In one sense or another, Mexico has been a constant in the Goldsmith family drama. During the fifties, Sir Jimmy, then a young and dissolute gambler, eloped (amid a din of playboy-and–runaway heiress headlines throughout Europe) with his first wife, Isabel Patiño, daughter of the Bolivian "Tin King" Don Antenor Patiño, who also developed Las Hadas (setting for the movie 10), in nearby Manzanillo. Isabel died giving birth to their daughter, also named Isabel, and Goldsmith successfully fought her maternal grandfather for custody. Many years later, the younger Isabel inherited 1,500 acres of oceanfront land from Patiño and, in 1990, transformed the property into the elegant boutique hotel Las Alamandas, a half-hour drive north of Cuixmala. In the reception area at Las Alamandas are brochures outlining the family history, along with a photo gallery of grinning actors, starring tabloid darlings Brad and Jen in happier days. Despite having owned a few publications at various times, Goldsmith—given to criminal-libel lawsuits and conservative political campaigns that often didn't play very well in the media—pretty much thought the press should be regularly horsewhipped or, at the very least, kept out of the house. The prospect of a journalist like myself sleeping in his bedroom would have sent him around the bend. Yet in the new Goldsmith epoch, two of Goldsmith's daughters are exalted innkeepers in Mexico who can't stop attracting publicity .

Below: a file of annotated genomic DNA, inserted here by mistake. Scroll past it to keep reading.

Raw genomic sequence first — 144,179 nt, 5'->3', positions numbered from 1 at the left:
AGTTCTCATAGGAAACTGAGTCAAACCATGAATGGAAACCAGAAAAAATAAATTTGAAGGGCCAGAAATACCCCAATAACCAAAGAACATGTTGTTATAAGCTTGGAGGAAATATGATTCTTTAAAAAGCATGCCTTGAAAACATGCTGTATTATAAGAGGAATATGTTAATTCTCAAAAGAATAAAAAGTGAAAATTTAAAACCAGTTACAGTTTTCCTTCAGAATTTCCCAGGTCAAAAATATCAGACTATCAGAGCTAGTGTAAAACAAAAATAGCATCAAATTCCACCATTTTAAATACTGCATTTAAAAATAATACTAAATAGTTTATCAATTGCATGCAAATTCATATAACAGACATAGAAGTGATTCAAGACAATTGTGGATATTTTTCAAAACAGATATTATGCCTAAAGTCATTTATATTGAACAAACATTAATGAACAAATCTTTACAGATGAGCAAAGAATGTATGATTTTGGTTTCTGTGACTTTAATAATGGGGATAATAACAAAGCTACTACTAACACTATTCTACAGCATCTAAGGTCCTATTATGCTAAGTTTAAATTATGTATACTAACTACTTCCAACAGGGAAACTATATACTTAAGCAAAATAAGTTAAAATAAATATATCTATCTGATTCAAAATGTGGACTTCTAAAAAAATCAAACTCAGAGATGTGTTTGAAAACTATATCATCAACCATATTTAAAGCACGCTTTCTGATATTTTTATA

Goldsmith's old grass landing strip at Cuixmala is still used by the elite; the rest of us book commercial flights into Puerto Vallarta or Manzanillo and immediately confront the weird and wonderful road movie that is this part of Mexico, a country that never stops being real. Bimbo Bread delivery vans on Highway 200, the thoroughfare that follows the coast from Manzanillo to Puerto Vallarta, barrel past donkeys riding in the back of rickety trucks, cattle feeding on smoldering grass, and scruffy towns dotted with glitter-and-tinfoil shrines to fallen road warriors. On the grounds of Cuixmala, within sight of the casitas' swimming pool, is an almost too real village surrounded by luxury. An abandoned car engine and collapsed tin-roof shack are juxtaposed with flowers in plastic buckets, Mickey Mouse towels, and the inevitable satellite dish. Inside a tiny convenience store, workers are chomping on Doritos, falling silent in the presence of a stray gringo. The owner of the village refused to sell the land to Goldsmith, although the residents now have free access to Cuixmala-monitored water and security.